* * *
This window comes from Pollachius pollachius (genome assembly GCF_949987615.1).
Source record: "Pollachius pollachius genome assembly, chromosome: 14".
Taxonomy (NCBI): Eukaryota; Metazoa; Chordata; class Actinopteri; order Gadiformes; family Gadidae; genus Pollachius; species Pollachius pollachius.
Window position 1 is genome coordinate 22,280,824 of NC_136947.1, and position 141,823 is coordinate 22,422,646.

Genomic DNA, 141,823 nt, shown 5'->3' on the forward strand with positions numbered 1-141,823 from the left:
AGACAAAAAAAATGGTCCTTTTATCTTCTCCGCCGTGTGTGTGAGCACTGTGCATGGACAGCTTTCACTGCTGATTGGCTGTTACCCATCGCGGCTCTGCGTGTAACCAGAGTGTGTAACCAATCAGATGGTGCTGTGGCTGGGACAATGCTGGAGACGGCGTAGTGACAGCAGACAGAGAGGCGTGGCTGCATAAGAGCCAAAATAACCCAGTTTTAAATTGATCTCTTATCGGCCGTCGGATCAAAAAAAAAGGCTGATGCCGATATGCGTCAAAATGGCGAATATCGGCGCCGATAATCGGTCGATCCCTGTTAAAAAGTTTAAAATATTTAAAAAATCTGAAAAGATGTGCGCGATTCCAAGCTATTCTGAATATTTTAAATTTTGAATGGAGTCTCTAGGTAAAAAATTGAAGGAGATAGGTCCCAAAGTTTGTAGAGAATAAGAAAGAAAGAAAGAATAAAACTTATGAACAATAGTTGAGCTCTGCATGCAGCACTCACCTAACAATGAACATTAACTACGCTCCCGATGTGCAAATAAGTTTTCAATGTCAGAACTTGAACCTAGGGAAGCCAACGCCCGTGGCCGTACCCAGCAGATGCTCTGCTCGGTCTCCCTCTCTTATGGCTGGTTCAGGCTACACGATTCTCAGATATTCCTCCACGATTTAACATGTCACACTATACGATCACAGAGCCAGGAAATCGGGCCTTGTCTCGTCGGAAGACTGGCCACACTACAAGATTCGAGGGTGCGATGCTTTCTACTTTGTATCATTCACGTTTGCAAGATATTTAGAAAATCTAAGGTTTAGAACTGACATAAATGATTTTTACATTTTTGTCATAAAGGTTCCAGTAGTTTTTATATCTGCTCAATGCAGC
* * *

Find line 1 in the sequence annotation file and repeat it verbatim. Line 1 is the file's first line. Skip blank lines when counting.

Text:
This window comes from Pollachius pollachius (genome assembly GCF_949987615.1).